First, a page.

02 Oct Home vs. the gym
While there is something about the atmosphere of a gym that I love, I haven’t trained in a gym in several years. These days, I choose to work out at home. Amongst many other reasons, it just works best with my schedule. I don’t need to get a babysitter, I don’t need to waste precious time driving to and from, and I don’t have to worry if I’m not wearing my best sports bra :). But I am also disciplined enough to do my workouts at home.
Some people’s motivation may only hit them when they walk through the gym doors and hear the clanking of the weights or the humming of the many treadmills, as their focus at the gym is solely centered on their one hour of exercise. At home they may be easily distracted by the laundry that needs folding or the dinner that needs cooking. Sometimes an urge to clean the bathroom hits, and this can seem like a more pleasant choice than lunges, curls and sit ups. Does this sound familiar?? Hmmm??
Exercising in a gym has many advantages: group classes from zumba to kick boxing; choice of top of the line equipment; and trainers on hand to help and guide. But for some, the gym brings about stress and anxiety. Many people feel overwhelmed by all the equipment, uncertain about how to use many of the machines, unsure of gym etiquette, or even worried about their work-out wardrobe. Some just don’t feel comfortable, they feel out of shape, uncoordinated, and out of place. While I think most other exercisers are too busy with their own workouts to be scoping out newbies, people feel how they feel. So if you don’t like the gym, don’t go. Yes, that’s right, don’t go to the gym!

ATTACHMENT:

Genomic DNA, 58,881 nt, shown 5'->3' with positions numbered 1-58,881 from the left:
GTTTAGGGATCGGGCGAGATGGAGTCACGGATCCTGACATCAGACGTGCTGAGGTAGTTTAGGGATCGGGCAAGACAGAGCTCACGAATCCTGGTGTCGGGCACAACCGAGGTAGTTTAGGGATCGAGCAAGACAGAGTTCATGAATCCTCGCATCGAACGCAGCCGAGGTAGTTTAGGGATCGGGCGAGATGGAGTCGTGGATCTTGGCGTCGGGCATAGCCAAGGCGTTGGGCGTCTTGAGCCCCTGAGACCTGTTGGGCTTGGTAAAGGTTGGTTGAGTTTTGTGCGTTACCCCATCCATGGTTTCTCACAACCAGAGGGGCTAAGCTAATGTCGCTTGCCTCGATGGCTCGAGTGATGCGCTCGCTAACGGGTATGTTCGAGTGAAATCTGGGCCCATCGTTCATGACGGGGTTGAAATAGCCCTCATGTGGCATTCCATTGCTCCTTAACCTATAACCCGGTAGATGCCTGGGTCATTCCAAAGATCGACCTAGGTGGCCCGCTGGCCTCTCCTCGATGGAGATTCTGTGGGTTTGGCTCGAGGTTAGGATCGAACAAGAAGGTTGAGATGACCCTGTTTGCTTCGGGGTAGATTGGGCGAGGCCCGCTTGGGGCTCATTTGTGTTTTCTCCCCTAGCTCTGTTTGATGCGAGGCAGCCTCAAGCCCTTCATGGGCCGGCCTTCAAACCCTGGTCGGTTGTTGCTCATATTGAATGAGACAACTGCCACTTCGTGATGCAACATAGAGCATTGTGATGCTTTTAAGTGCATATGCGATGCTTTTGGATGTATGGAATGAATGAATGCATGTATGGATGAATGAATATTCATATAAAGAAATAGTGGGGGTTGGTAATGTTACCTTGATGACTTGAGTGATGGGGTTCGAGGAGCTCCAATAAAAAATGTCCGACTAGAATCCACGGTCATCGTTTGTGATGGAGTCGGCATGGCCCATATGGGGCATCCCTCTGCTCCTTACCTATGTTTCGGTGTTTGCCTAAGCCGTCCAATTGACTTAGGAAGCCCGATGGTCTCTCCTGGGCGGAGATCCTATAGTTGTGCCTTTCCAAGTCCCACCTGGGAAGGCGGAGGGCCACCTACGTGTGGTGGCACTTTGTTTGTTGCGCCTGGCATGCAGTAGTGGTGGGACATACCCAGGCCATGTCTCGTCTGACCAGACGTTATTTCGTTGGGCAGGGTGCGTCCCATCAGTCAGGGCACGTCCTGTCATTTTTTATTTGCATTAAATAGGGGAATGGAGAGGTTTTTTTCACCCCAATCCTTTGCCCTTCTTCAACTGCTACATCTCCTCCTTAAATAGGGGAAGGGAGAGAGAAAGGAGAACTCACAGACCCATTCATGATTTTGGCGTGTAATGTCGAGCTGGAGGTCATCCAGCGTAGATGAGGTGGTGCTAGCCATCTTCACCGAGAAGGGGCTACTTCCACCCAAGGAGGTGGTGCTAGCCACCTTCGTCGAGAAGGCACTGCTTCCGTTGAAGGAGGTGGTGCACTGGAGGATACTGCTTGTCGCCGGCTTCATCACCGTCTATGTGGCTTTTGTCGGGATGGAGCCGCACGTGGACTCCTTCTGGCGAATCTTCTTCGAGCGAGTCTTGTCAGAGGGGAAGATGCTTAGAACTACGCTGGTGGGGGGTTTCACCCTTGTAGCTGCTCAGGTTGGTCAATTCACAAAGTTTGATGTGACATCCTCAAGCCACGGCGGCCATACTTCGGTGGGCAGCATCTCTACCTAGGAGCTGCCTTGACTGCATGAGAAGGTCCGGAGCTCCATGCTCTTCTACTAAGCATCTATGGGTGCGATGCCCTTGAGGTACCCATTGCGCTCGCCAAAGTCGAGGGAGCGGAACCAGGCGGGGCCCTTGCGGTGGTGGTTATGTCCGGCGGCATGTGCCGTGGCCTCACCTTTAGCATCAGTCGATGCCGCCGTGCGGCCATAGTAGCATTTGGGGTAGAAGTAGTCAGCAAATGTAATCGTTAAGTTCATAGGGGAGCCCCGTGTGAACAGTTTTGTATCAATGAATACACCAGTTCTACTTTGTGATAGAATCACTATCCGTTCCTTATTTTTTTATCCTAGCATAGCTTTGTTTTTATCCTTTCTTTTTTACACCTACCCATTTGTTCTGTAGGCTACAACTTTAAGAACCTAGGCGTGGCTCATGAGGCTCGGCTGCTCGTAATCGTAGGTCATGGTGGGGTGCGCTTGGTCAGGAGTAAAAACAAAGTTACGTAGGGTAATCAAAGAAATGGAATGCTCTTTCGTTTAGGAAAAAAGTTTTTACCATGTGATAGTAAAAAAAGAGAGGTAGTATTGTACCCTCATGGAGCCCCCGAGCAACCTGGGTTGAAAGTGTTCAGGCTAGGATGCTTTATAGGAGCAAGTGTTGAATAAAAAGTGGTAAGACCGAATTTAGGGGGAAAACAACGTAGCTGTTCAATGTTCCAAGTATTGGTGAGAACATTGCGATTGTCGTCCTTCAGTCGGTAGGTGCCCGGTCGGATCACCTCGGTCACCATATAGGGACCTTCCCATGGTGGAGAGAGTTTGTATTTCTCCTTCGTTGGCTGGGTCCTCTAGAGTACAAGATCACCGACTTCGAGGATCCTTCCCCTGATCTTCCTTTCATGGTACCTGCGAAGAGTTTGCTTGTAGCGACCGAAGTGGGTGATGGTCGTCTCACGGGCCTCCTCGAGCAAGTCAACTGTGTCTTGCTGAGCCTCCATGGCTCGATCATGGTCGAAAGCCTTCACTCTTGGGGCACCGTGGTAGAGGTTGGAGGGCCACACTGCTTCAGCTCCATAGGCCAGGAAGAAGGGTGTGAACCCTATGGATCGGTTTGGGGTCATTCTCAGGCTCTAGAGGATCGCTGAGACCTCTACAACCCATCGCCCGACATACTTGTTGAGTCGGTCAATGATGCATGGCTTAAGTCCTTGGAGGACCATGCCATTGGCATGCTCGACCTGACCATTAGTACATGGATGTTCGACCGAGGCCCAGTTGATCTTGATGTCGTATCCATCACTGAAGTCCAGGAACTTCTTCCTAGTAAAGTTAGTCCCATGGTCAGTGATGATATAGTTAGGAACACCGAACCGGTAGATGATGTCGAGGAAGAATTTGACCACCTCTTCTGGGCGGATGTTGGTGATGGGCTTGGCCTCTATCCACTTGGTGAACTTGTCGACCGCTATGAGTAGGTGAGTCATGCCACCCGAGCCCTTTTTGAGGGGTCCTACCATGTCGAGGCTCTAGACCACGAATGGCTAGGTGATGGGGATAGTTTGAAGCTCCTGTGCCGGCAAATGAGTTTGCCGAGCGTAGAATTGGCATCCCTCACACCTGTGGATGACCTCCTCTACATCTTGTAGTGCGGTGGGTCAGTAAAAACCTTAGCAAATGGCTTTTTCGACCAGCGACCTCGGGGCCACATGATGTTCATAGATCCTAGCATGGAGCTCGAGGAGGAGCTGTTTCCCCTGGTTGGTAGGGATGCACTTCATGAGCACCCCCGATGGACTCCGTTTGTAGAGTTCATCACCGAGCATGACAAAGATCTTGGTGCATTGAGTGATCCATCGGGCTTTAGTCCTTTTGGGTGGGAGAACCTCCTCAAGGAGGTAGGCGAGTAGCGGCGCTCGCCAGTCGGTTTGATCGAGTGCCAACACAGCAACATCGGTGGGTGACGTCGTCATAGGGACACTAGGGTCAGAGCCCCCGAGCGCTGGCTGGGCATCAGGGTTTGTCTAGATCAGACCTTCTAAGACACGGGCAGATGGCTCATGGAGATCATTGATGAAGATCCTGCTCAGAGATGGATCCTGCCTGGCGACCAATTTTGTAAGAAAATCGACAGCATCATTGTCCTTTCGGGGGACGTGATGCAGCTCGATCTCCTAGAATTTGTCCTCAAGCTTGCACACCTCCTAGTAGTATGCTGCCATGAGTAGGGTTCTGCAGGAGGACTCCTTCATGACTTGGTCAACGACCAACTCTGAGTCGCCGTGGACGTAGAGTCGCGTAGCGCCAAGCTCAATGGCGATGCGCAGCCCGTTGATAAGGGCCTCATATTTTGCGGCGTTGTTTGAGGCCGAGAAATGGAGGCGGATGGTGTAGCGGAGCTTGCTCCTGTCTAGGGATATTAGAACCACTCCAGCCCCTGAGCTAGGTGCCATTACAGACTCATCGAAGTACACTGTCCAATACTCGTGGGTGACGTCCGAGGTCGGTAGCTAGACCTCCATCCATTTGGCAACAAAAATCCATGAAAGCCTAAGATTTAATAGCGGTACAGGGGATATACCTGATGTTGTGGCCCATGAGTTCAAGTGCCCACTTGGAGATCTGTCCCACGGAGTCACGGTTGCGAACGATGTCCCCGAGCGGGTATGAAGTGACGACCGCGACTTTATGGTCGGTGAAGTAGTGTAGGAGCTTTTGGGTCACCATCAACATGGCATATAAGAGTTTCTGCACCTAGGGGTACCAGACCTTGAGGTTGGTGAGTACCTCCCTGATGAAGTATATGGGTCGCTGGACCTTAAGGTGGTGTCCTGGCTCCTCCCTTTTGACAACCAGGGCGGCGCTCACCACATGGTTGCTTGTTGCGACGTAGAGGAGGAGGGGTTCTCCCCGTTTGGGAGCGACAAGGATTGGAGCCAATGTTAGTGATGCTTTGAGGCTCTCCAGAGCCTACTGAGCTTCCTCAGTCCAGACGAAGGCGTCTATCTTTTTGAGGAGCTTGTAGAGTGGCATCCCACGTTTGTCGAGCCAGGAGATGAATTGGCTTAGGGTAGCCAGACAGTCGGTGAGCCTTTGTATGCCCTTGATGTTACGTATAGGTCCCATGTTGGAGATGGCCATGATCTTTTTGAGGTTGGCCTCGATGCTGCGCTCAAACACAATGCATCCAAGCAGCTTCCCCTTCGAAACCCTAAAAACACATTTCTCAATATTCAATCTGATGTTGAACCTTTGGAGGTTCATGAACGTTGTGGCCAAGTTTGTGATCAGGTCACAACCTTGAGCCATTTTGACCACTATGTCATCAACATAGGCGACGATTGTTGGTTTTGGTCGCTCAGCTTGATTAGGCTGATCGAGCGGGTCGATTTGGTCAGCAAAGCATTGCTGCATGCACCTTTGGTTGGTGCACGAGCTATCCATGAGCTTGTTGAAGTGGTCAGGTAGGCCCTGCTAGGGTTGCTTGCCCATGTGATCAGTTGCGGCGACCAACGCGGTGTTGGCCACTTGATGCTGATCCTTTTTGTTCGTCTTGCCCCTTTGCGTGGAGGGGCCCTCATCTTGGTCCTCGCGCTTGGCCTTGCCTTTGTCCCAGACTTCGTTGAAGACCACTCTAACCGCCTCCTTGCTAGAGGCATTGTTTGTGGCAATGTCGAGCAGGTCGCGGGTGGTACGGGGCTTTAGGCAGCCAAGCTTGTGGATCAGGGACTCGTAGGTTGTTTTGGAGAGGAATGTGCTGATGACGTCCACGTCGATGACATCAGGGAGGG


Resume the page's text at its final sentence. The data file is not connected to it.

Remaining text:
But I did not say don’t exercise.
So much can be done at home. You can follow DVDs, use the internet, download apps on your smart phone, buy some very basic equipment, or use your bodyweight and the great outdoors. Lunges, squats, planks, burpees, and crunches, just to name a few, don’t require any equipment at all. Walking, biking, hiking, skating, jogging, stair climbing, skipping, and dancing are all at your disposal.
A few things you could use to get started are:
1- Free weights, one or two sets
2- Exercise ball
Other than the above, you’ll likely require a pair of sneakers, some desire and motivation, and maybe a gentle push (sometimes a bit of a shove is more effective). If you are a beginner, research basic beginner exercises on the web. You’re likely to find step-by-step videos on how to do a bicep curl, a tricep extension, a proper squat or lunge, etc.
If you have a friend or neighbor wanting to start a fitness routine as well then sign them up!! Training with a friend is beneficial. With a friend, you will have more fun, a sense of accountability, and you may even feel a little competitive spirit that will drive you to work a little harder. These are good things. If you conduct your research and still feel unsure of what to do, you can consider hiring a personal trainer who will come to your home. They can get you started in the right direction, show you the basics dos and don’ts, and put you at ease that you are doing the exercises properly so you don’t risk injury.
If you are a member of a gym, you use your membership, and you are stopping in several times a week for classes, strength training, or a run on the treadmill— KEEP IT UP!!! If you aren’t a gym-goer, that’s fine, but as I’ve outlined above, that is not an excuse not to exercise.
If you have any questions about starting to exercise at home, I’m happy to answer them!